Good morning readers, and by morning, I mean it is 1:30 a.m. here in South Carolina. Sorry for not writing in ohh… a month. I didn’t forget, I just have been really busy with school. I like to refer to November as hell month, because it is my busiest month. After November we have hell week and then exam time. So I’ll be going AWOL for the next two weeks, but hey, if you guys want to wish me luck on my exams, PLEASE DO!!!!
Anyway, so for my psychology of personality class, I had to write an eight page paper discussing a character, and you guessed it right, I did Sherlock, cause why not?
So the first thing I need to do is for those people who don’t know Sherlock, please watch it is on BBC and Netflix.
Sherlock Holmes was born in the United Kingdom, most likely is a town outside of London. He moved to London where he currently lives and solves crimes. Sherlock is a very determined man and will do very brave, yet often, board line stupid things to solve a case with no regard for his life. Sherlock is a unique young man, around the age of thirty, with a mind like a ‘racing engine’. He is highly intelligent and very observant which makes him arrogant and selfish. He has an older brother, Mycroft who is pretty much “the British government.”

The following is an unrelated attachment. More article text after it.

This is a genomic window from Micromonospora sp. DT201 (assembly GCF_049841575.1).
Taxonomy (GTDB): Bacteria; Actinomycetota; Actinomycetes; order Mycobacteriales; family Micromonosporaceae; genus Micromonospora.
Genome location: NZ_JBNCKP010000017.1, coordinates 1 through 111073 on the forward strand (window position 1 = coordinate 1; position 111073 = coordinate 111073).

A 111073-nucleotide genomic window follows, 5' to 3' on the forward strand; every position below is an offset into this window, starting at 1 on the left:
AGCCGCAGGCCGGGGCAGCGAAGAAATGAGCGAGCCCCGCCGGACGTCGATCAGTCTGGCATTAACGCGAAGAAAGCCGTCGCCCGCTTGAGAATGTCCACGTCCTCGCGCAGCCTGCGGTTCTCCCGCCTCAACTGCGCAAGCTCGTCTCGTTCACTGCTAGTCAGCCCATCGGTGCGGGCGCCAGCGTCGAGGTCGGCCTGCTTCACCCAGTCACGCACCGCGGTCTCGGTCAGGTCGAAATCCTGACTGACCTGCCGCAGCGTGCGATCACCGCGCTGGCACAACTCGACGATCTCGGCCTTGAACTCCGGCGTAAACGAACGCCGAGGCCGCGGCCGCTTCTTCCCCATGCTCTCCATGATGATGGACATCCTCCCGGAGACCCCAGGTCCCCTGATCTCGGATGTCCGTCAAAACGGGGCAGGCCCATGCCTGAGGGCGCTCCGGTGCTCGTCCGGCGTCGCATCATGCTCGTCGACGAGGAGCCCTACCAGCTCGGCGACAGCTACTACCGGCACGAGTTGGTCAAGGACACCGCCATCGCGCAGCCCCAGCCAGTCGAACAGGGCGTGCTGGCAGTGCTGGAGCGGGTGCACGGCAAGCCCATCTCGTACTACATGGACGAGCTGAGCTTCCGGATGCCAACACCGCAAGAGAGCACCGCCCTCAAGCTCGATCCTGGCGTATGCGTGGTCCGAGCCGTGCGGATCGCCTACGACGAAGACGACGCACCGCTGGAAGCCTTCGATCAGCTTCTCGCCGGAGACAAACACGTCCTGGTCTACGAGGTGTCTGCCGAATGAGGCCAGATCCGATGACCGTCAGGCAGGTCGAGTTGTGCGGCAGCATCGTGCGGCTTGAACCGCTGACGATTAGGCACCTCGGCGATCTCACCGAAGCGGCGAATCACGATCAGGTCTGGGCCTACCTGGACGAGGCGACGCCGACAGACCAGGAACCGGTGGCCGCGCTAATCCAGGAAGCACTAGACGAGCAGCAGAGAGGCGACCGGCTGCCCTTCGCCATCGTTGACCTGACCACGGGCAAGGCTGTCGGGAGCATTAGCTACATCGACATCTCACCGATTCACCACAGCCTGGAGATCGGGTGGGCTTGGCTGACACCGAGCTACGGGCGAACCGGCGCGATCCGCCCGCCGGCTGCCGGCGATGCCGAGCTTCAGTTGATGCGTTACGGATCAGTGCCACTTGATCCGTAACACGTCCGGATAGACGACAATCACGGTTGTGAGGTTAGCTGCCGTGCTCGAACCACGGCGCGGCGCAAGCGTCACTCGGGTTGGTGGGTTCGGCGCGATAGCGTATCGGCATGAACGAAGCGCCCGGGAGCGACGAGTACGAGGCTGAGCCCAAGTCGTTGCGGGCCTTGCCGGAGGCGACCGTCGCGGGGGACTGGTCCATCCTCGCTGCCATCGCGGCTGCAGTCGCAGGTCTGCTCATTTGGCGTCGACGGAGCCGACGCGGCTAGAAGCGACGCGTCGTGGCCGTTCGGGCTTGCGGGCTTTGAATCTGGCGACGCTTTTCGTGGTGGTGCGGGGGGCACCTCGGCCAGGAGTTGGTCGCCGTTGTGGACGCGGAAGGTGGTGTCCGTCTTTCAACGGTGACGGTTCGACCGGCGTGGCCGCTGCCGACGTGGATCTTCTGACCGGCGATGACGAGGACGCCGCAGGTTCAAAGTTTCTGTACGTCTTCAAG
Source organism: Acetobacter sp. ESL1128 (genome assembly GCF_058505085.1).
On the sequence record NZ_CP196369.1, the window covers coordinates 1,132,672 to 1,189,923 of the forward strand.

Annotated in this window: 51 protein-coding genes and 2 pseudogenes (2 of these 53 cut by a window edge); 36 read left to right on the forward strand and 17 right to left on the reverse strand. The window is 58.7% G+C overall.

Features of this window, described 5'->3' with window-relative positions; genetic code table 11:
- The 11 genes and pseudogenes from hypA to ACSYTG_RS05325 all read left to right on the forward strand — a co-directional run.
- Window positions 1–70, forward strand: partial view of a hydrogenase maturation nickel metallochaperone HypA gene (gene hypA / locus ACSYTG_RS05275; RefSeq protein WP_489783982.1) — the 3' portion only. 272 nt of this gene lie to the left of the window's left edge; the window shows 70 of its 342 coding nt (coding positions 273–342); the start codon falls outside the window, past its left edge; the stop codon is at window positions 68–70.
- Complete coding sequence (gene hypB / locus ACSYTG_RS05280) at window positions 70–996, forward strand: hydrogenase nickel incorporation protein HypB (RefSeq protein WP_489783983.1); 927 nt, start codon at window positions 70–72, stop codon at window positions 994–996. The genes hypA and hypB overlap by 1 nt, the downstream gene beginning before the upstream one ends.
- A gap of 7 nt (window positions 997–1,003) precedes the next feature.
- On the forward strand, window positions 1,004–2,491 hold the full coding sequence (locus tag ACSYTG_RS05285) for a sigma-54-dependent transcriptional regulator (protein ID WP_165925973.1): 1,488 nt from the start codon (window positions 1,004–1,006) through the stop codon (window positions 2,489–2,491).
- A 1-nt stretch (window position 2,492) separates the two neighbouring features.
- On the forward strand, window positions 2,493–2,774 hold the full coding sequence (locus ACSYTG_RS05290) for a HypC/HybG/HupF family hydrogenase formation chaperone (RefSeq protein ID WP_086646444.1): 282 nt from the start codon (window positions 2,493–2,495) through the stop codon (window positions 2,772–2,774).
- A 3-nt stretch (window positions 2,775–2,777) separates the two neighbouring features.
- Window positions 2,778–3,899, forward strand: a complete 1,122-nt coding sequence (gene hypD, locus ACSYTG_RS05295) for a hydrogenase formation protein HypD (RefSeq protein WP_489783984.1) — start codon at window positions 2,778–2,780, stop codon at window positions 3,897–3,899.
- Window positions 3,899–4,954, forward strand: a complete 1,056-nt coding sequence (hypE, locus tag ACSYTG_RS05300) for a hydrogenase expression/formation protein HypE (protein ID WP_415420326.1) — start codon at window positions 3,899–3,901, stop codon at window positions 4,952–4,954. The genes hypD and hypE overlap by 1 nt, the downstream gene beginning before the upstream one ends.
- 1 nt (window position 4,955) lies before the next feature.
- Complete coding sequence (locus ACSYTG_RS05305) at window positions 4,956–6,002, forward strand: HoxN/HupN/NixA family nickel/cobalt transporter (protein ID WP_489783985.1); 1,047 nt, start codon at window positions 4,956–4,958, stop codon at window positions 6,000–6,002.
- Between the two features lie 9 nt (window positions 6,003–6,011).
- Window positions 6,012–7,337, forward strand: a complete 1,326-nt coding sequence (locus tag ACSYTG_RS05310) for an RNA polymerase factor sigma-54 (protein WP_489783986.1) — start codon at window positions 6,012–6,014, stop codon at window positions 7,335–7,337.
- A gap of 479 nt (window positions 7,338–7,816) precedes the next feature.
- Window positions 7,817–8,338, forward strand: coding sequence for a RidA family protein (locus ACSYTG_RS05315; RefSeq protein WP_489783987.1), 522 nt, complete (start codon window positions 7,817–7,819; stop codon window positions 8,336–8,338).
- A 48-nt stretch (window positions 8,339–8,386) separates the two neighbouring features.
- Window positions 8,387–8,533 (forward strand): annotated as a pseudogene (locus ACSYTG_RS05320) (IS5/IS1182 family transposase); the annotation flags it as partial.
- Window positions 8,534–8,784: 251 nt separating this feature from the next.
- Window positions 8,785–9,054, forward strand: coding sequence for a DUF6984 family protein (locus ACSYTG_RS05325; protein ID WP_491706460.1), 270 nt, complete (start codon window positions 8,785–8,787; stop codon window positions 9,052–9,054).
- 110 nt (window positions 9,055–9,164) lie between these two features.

Sherlock, throughout the series, lacks social graces and therefore has struggles forming relationships. He has a deep fascination with Irene Adler, the Woman. His interest in her come from her being able to be the only one, aside from his brother, to be able to outsmart Sherlock. Sherlock does, at one point, have a girlfriend but we find out later that he is only using her to solve a case. Sherlock’s best friend is Dr. John Watson, an Army doctor who craves action and danger. Sherlock is a brilliant man but is often aloof, rude, and insensitive. He has set himself up as the world’s only consulting detective, whom the police grudgingly accept as their superior.
Okay, so some background on personality theory cause I know I have no covered it in earlier post.
Id, Ego, Super-Ego
(I am so sorry that I am writing about Freud. Fellow B.F. Skinner fans, please forgive me.)